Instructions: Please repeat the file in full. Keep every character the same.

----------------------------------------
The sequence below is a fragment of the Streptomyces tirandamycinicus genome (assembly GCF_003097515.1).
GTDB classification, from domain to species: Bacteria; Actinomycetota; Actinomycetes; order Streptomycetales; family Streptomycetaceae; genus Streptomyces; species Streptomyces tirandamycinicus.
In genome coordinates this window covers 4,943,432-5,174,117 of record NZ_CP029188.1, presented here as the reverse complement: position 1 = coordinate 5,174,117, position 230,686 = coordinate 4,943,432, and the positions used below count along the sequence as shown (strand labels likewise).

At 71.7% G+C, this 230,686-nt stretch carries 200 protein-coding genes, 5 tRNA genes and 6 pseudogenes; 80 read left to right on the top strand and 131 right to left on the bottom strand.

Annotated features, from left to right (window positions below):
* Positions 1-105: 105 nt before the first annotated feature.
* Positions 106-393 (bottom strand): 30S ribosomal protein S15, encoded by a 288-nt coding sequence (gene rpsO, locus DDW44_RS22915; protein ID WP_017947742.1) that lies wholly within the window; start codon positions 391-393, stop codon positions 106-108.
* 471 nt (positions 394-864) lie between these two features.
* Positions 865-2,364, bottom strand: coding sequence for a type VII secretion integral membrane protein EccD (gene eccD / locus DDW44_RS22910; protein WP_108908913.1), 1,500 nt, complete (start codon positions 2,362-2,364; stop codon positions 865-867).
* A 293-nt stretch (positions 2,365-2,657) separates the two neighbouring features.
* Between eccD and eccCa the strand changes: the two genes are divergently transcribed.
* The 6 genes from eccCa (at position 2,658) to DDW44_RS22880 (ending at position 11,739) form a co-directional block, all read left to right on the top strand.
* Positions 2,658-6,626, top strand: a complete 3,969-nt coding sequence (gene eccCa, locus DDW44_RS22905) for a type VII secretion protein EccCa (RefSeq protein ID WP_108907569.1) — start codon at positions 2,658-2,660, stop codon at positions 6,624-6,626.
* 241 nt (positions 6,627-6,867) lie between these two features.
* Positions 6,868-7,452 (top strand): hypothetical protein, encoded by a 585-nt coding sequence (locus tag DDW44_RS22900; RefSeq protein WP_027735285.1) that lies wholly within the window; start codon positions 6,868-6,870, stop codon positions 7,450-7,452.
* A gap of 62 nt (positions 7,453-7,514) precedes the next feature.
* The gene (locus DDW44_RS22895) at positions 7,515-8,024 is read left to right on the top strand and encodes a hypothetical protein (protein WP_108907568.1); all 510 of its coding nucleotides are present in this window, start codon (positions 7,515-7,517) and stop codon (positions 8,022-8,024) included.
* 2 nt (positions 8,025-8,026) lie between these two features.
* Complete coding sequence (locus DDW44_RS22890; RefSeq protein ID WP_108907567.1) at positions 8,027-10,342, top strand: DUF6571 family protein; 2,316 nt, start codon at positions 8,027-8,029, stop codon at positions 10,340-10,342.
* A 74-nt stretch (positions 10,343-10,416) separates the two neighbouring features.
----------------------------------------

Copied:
The sequence below is a fragment of the Streptomyces tirandamycinicus genome (assembly GCF_003097515.1).
GTDB classification, from domain to species: Bacteria; Actinomycetota; Actinomycetes; order Streptomycetales; family Streptomycetaceae; genus Streptomyces; species Streptomyces tirandamycinicus.
In genome coordinates this window covers 4,943,432-5,174,117 of record NZ_CP029188.1, presented here as the reverse complement: position 1 = coordinate 5,174,117, position 230,686 = coordinate 4,943,432, and the positions used below count along the sequence as shown (strand labels likewise).

At 71.7% G+C, this 230,686-nt stretch carries 200 protein-coding genes, 5 tRNA genes and 6 pseudogenes; 80 read left to right on the top strand and 131 right to left on the bottom strand.

Annotated features, from left to right (window positions below):
* Positions 1-105: 105 nt before the first annotated feature.
* Positions 106-393 (bottom strand): 30S ribosomal protein S15, encoded by a 288-nt coding sequence (gene rpsO, locus DDW44_RS22915; protein ID WP_017947742.1) that lies wholly within the window; start codon positions 391-393, stop codon positions 106-108.
* 471 nt (positions 394-864) lie between these two features.
* Positions 865-2,364, bottom strand: coding sequence for a type VII secretion integral membrane protein EccD (gene eccD / locus DDW44_RS22910; protein WP_108908913.1), 1,500 nt, complete (start codon positions 2,362-2,364; stop codon positions 865-867).
* A 293-nt stretch (positions 2,365-2,657) separates the two neighbouring features.
* Between eccD and eccCa the strand changes: the two genes are divergently transcribed.
* The 6 genes from eccCa (at position 2,658) to DDW44_RS22880 (ending at position 11,739) form a co-directional block, all read left to right on the top strand.
* Positions 2,658-6,626, top strand: a complete 3,969-nt coding sequence (gene eccCa, locus DDW44_RS22905) for a type VII secretion protein EccCa (RefSeq protein ID WP_108907569.1) — start codon at positions 2,658-2,660, stop codon at positions 6,624-6,626.
* 241 nt (positions 6,627-6,867) lie between these two features.
* Positions 6,868-7,452 (top strand): hypothetical protein, encoded by a 585-nt coding sequence (locus tag DDW44_RS22900; RefSeq protein WP_027735285.1) that lies wholly within the window; start codon positions 6,868-6,870, stop codon positions 7,450-7,452.
* A gap of 62 nt (positions 7,453-7,514) precedes the next feature.
* The gene (locus DDW44_RS22895) at positions 7,515-8,024 is read left to right on the top strand and encodes a hypothetical protein (protein WP_108907568.1); all 510 of its coding nucleotides are present in this window, start codon (positions 7,515-7,517) and stop codon (positions 8,022-8,024) included.
* 2 nt (positions 8,025-8,026) lie between these two features.
* Complete coding sequence (locus DDW44_RS22890; RefSeq protein ID WP_108907567.1) at positions 8,027-10,342, top strand: DUF6571 family protein; 2,316 nt, start codon at positions 8,027-8,029, stop codon at positions 10,340-10,342.
* A 74-nt stretch (positions 10,343-10,416) separates the two neighbouring features.